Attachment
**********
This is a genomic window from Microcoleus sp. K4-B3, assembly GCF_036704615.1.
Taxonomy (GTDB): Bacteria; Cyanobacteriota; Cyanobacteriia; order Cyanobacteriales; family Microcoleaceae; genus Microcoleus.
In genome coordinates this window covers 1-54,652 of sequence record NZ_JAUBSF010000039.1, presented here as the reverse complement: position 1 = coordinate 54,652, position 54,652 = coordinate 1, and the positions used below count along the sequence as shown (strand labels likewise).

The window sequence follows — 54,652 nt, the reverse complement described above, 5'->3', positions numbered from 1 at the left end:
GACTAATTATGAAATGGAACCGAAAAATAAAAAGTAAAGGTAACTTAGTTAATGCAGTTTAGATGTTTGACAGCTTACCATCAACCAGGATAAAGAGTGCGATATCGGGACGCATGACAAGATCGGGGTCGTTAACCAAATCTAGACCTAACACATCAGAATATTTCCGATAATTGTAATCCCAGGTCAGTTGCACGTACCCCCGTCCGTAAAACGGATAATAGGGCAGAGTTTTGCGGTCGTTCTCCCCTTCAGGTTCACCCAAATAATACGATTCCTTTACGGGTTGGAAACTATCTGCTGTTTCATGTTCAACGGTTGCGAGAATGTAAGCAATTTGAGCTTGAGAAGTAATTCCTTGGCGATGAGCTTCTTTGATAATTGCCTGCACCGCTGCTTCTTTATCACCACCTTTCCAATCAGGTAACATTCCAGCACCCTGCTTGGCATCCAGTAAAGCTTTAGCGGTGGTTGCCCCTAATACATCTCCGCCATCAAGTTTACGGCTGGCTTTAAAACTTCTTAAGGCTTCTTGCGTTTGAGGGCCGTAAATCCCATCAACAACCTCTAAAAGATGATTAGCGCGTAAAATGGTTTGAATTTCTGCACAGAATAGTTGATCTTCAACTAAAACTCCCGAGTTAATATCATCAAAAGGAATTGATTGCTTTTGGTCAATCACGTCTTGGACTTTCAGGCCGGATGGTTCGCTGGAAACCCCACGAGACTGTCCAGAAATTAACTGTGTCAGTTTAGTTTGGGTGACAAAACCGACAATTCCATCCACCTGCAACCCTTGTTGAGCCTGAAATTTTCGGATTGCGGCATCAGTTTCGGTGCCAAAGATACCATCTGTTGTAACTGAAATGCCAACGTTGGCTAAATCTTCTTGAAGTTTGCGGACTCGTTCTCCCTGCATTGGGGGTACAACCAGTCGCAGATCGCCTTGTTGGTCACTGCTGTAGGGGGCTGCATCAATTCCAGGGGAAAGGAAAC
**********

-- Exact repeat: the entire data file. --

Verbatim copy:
This is a genomic window from Microcoleus sp. K4-B3, assembly GCF_036704615.1.
Taxonomy (GTDB): Bacteria; Cyanobacteriota; Cyanobacteriia; order Cyanobacteriales; family Microcoleaceae; genus Microcoleus.
In genome coordinates this window covers 1-54,652 of sequence record NZ_JAUBSF010000039.1, presented here as the reverse complement: position 1 = coordinate 54,652, position 54,652 = coordinate 1, and the positions used below count along the sequence as shown (strand labels likewise).

The window sequence follows — 54,652 nt, the reverse complement described above, 5'->3', positions numbered from 1 at the left end:
GACTAATTATGAAATGGAACCGAAAAATAAAAAGTAAAGGTAACTTAGTTAATGCAGTTTAGATGTTTGACAGCTTACCATCAACCAGGATAAAGAGTGCGATATCGGGACGCATGACAAGATCGGGGTCGTTAACCAAATCTAGACCTAACACATCAGAATATTTCCGATAATTGTAATCCCAGGTCAGTTGCACGTACCCCCGTCCGTAAAACGGATAATAGGGCAGAGTTTTGCGGTCGTTCTCCCCTTCAGGTTCACCCAAATAATACGATTCCTTTACGGGTTGGAAACTATCTGCTGTTTCATGTTCAACGGTTGCGAGAATGTAAGCAATTTGAGCTTGAGAAGTAATTCCTTGGCGATGAGCTTCTTTGATAATTGCCTGCACCGCTGCTTCTTTATCACCACCTTTCCAATCAGGTAACATTCCAGCACCCTGCTTGGCATCCAGTAAAGCTTTAGCGGTGGTTGCCCCTAATACATCTCCGCCATCAAGTTTACGGCTGGCTTTAAAACTTCTTAAGGCTTCTTGCGTTTGAGGGCCGTAAATCCCATCAACAACCTCTAAAAGATGATTAGCGCGTAAAATGGTTTGAATTTCTGCACAGAATAGTTGATCTTCAACTAAAACTCCCGAGTTAATATCATCAAAAGGAATTGATTGCTTTTGGTCAATCACGTCTTGGACTTTCAGGCCGGATGGTTCGCTGGAAACCCCACGAGACTGTCCAGAAATTAACTGTGTCAGTTTAGTTTGGGTGACAAAACCGACAATTCCATCCACCTGCAACCCTTGTTGAGCCTGAAATTTTCGGATTGCGGCATCAGTTTCGGTGCCAAAGATACCATCTGTTGTAACTGAAATGCCAACGTTGGCTAAATCTTCTTGAAGTTTGCGGACTCGTTCTCCCTGCATTGGGGGTACAACCAGTCGCAGATCGCCTTGTTGGTCACTGCTGTAGGGGGCTGCATCAATTCCAGGGGAAAGGAAAC